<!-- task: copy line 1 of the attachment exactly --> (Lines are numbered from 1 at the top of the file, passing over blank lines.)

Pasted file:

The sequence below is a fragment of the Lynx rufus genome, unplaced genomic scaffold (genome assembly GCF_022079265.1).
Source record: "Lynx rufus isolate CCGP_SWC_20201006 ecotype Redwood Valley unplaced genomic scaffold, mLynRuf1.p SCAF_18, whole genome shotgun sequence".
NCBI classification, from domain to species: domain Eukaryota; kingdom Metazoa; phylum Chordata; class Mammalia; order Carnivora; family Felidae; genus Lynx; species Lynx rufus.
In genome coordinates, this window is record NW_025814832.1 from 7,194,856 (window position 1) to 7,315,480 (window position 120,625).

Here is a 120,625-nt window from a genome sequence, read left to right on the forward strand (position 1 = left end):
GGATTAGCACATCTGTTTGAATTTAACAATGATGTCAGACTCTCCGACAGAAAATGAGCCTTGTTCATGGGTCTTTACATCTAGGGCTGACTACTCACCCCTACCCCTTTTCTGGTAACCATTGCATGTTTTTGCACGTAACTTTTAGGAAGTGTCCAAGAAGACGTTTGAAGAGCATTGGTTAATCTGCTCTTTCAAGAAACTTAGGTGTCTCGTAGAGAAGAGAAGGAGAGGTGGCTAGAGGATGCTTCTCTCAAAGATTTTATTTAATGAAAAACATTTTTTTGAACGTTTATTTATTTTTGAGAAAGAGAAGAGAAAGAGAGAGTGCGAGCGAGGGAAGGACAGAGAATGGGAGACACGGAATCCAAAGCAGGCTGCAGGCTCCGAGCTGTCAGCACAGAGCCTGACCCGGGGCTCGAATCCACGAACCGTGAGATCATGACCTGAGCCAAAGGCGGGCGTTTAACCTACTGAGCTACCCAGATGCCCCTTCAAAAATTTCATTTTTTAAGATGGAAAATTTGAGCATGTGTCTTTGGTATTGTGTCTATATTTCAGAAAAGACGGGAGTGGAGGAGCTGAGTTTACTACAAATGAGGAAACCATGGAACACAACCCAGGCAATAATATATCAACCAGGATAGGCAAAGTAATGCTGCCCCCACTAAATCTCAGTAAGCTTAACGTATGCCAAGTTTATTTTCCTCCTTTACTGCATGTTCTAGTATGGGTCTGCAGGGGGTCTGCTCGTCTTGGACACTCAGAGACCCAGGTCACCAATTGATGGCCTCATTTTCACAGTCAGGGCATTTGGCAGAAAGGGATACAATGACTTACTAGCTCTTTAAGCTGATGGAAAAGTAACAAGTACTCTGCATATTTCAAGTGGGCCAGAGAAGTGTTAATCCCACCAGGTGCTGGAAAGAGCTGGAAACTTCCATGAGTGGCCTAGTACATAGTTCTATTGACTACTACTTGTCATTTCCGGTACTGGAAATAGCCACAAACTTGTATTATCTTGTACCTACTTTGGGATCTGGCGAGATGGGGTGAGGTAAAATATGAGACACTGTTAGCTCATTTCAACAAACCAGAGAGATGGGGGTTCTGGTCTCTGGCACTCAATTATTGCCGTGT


The sequence below is a fragment of the Lynx rufus genome, unplaced genomic scaffold (genome assembly GCF_022079265.1).